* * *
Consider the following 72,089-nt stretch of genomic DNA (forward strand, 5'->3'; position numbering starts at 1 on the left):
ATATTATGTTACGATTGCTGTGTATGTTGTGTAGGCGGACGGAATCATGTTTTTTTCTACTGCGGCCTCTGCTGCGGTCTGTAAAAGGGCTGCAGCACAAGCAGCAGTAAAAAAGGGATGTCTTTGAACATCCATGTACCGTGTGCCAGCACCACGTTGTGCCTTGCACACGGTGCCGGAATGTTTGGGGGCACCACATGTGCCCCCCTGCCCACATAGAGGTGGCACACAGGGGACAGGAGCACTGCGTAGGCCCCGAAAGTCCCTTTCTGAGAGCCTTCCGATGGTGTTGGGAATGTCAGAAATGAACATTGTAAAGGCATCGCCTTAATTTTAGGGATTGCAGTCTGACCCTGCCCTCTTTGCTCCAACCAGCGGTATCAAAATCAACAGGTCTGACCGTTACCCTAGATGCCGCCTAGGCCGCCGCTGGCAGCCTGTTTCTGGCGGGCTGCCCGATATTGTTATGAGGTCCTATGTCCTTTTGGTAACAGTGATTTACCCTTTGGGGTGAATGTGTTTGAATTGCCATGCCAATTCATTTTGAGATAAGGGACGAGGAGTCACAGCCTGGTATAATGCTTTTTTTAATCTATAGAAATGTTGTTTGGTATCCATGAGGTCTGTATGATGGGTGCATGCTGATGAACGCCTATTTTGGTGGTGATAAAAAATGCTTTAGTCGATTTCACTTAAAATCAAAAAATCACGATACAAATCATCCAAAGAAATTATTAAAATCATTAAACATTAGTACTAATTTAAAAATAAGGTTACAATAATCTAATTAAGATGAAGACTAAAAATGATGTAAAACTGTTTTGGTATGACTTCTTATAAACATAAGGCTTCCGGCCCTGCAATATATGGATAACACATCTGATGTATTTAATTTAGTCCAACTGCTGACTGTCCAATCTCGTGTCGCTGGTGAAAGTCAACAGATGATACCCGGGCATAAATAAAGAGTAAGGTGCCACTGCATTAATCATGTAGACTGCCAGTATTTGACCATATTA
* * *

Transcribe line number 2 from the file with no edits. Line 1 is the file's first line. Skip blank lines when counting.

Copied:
ATATTATGTTACGATTGCTGTGTATGTTGTGTAGGCGGACGGAATCATGTTTTTTTCTACTGCGGCCTCTGCTGCGGTCTGTAAAAGGGCTGCAGCACAAGCAGCAGTAAAAAAGGGATGTCTTTGAACATCCATGTACCGTGTGCCAGCACCACGTTGTGCCTTGCACACGGTGCCGGAATGTTTGGGGGCACCACATGTGCCCCCCTGCCCACATAGAGGTGGCACACAGGGGACAGGAGCACTGCGTAGGCCCCGAAAGTCCCTTTCTGAGAGCCTTCCGATGGTGTTGGGAATGTCAGAAATGAACATTGTAAAGGCATCGCCTTAATTTTAGGGATTGCAGTCTGACCCTGCCCTCTTTGCTCCAACCAGCGGTATCAAAATCAACAGGTCTGACCGTTACCCTAGATGCCGCCTAGGCCGCCGCTGGCAGCCTGTTTCTGGCGGGCTGCCCGATATTGTTATGAGGTCCTATGTCCTTTTGGTAACAGTGATTTACCCTTTGGGGTGAATGTGTTTGAATTGCCATGCCAATTCATTTTGAGATAAGGGACGAGGAGTCACAGCCTGGTATAATGCTTTTTTTAATCTATAGAAATGTTGTTTGGTATCCATGAGGTCTGTATGATGGGTGCATGCTGATGAACGCCTATTTTGGTGGTGATAAAAAATGCTTTAGTCGATTTCACTTAAAATCAAAAAATCACGATACAAATCATCCAAAGAAATTATTAAAATCATTAAACATTAGTACTAATTTAAAAATAAGGTTACAATAATCTAATTAAGATGAAGACTAAAAATGATGTAAAACTGTTTTGGTATGACTTCTTATAAACATAAGGCTTCCGGCCCTGCAATATATGGATAACACATCTGATGTATTTAATTTAGTCCAACTGCTGACTGTCCAATCTCGTGTCGCTGGTGAAAGTCAACAGATGATACCCGGGCATAAATAAAGAGTAAGGTGCCACTGCATTAATCATGTAGACTGCCAGTATTTGACCATATTA